# Information Brief 2002-3

## Using Posttesting to Show the Effectiveness of Developmental/Remedial College Courses

Some entering college students’ academic knowledge and skills are not yet strong enough for them to be successful in standard first-year college courses (e.g., college algebra). Consequently, these students might be advised or required to enroll in lower-level courses (e.g., elementary algebra). These lower-level courses are often called “developmental” or “remedial,” and typically do not carry credit toward satisfying degree requirements. In this brief, we use the term “remedial” to refer to such courses.

A significant percentage of college students are underprepared for college-level instruction. For example, 41% of entering community college students and 29% of all entering college students are underprepared in at least one basic skill area.^{1} Consequently, remedial instruction is offered by about 99% of public two-year institutions and 85% of public four-year institutions.^{2}

Students and the institutions they attend have a joint interest in the effectiveness of remedial courses. The courses should provide students with the academic knowledge and skills they need to perform successfully in standard courses. If the remedial courses are not effective, then students’ tuition, time, and effort will have been poorly invested. From an institution's perspective, remedial courses must enhance students’ academic strengths; otherwise, its resources (faculty, classroom space, etc.) will have been used ineffectively.

This brief illustrates one method for evaluating the effectiveness of remedial courses in college. The brief is intended for postsecondary faculty, staff, and administrators who are responsible for remedial education.

### Posttesting

One way to determine whether a remedial course has been effective is to test students at the end of the course with an alternate form of the test used to place them in the course (“posttesting”). If the placement test score validly measures the knowledge and skills that students need to be successful in a standard course, and if the remedial course increases students’ knowledge and skills, then their posttest scores should exceed their original scores.

There are other important methods besides posttesting to assess the effectiveness of remedial courses. For example, an institution could follow up students after they finish the remedial course to determine whether they succeed in the standard course or whether they persist in college.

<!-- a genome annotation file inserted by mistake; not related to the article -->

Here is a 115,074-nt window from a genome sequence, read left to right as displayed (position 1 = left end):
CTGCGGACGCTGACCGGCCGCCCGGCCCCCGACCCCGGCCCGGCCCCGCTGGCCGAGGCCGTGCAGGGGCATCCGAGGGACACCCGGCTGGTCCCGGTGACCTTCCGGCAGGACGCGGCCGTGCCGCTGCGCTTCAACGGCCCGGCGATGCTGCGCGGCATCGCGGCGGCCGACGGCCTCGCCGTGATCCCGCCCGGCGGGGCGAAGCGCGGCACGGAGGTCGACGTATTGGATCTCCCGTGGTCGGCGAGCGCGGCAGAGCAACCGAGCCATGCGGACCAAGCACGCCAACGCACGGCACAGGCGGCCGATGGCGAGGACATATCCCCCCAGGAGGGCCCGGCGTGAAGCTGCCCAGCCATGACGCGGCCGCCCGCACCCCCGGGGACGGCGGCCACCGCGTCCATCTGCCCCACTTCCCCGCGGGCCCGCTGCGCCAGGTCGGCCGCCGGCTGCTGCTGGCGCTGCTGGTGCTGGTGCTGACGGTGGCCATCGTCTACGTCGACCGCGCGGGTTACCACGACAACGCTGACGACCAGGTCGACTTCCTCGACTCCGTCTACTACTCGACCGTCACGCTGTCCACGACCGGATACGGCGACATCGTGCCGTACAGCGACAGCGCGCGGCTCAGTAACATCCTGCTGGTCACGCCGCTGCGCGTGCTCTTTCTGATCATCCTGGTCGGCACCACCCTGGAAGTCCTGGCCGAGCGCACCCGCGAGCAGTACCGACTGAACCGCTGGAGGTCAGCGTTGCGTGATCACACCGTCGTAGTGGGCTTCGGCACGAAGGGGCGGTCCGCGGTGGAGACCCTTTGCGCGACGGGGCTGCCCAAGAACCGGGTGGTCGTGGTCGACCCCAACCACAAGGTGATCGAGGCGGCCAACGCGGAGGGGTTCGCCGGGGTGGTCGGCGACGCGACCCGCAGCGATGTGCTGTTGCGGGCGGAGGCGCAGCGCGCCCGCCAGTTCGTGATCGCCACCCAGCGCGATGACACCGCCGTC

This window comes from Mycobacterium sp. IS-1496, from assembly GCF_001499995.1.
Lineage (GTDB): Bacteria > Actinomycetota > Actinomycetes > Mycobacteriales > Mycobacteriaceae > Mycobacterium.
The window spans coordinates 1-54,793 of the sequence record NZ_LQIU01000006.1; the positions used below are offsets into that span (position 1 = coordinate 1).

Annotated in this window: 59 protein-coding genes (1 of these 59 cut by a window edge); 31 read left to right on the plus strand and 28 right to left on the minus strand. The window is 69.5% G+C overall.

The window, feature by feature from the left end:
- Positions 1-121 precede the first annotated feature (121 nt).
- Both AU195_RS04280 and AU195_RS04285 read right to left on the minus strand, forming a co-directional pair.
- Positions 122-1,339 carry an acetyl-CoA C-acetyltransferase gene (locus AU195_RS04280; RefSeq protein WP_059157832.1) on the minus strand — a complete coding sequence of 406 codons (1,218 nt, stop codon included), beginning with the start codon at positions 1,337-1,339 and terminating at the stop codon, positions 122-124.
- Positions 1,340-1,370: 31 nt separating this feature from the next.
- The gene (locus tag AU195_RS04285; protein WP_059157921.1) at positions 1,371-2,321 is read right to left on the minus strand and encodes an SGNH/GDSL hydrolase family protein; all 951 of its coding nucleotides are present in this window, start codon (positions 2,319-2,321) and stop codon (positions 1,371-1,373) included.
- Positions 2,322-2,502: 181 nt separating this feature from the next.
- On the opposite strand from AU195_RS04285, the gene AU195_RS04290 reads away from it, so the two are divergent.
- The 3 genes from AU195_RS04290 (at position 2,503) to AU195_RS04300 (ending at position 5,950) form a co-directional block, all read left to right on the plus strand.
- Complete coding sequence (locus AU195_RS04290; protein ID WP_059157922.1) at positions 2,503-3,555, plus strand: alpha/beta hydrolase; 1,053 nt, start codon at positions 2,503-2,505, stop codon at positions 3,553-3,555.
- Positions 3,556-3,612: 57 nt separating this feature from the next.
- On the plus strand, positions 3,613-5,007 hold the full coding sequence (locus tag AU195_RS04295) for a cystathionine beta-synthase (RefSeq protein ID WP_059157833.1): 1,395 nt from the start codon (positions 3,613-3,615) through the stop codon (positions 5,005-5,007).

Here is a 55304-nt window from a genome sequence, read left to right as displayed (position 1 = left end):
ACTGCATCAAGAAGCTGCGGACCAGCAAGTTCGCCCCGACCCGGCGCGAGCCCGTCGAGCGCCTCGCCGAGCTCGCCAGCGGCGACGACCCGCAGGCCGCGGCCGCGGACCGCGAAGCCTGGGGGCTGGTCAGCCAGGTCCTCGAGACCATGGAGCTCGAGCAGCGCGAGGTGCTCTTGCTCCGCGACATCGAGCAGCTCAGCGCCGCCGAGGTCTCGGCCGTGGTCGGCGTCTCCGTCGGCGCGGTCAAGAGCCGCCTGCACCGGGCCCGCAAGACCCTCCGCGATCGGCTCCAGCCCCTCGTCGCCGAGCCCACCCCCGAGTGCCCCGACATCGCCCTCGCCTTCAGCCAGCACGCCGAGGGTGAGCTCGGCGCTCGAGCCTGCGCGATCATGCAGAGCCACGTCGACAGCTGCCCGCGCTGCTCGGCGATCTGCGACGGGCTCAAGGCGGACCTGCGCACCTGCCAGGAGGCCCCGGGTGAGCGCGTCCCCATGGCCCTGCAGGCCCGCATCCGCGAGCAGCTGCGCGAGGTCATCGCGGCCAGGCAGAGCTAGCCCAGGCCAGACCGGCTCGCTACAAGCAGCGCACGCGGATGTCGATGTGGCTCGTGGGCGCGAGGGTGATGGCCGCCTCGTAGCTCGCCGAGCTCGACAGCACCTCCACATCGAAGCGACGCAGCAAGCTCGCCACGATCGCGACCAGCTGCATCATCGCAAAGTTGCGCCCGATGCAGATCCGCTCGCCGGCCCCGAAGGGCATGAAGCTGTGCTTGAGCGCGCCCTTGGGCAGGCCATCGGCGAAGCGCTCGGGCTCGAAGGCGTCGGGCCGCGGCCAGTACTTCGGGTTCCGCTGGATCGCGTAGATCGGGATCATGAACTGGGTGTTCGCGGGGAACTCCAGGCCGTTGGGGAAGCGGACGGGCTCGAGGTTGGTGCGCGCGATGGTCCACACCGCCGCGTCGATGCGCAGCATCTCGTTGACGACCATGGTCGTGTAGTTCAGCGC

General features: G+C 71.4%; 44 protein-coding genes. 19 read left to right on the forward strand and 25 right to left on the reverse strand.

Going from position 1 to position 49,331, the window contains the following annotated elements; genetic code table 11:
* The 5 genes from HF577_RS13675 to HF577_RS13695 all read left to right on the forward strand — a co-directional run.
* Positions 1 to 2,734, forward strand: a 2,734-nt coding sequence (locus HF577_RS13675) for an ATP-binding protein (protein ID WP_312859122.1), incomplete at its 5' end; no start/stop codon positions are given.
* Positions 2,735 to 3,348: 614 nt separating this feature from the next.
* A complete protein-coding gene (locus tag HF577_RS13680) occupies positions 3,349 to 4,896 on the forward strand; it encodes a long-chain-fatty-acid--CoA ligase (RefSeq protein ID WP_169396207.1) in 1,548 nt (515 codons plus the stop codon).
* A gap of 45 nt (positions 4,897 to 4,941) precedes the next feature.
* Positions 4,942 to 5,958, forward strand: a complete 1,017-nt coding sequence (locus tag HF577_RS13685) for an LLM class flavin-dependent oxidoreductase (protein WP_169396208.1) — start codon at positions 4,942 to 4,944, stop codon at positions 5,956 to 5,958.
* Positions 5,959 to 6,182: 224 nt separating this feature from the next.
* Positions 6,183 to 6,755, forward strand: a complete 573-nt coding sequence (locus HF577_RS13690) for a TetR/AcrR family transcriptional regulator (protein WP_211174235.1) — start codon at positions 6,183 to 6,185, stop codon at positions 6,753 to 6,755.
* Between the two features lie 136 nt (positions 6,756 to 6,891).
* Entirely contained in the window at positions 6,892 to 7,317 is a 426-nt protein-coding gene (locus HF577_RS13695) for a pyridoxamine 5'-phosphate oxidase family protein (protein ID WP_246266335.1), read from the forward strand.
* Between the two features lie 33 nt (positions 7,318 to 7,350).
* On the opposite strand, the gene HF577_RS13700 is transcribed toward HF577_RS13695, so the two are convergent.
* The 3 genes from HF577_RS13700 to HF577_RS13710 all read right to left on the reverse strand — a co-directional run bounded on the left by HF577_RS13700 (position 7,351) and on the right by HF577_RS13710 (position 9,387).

### Example

In this brief, we illustrate posttesting with data from 9 two-year and 10 four-year institutions in a state postsecondary education system. In this system, students whose ACT Assessment^{®} or SAT^{®} scores meet or exceed certain cutoffs are placed directly into standard English and mathematics courses. Students who score below the ACT or SAT cutoffs are pretested with ACT’s COMPASS^{®} test.^{3} Students who score at or above the COMPASS cutoff are placed into a standard course and are not posttested. Students who score below the COMPASS cutoff are placed into a remedial course. Students who finish the remedial course must take COMPASS as a posttest and must meet or exceed the cutoff before they are permitted to enroll in the standard course.

Figure 1 illustrates three groups of students in the state system according to their pretest/posttest COMPASS scores and whether they finished the remedial course. Of those students who scored below the COMPASS pretest cutoff score (*N _{0}*), a subset (

*N*) finished the remedial course. A subset of those students (

_{1}*N*) not only finished the remedial course, but also scored at or above the posttest cutoff score.

_{2}### Indicators of Remedial Course Effectiveness

The numbers of students in the groups shown in Figure 1 can be used to compute indicators of remedial course effectiveness. Table 1 shows several effectiveness indicators, by remedial course and the COMPASS test used to place students in the course.

Indicator | Remedial course (COMPASS test) | ||
---|---|---|---|

Mathematics (Algebra) | Reading (Reading Skills) | Writing (Writing Skills) | |

1: Percentage of students who finished the remedial course |
21% | 42% | 30% |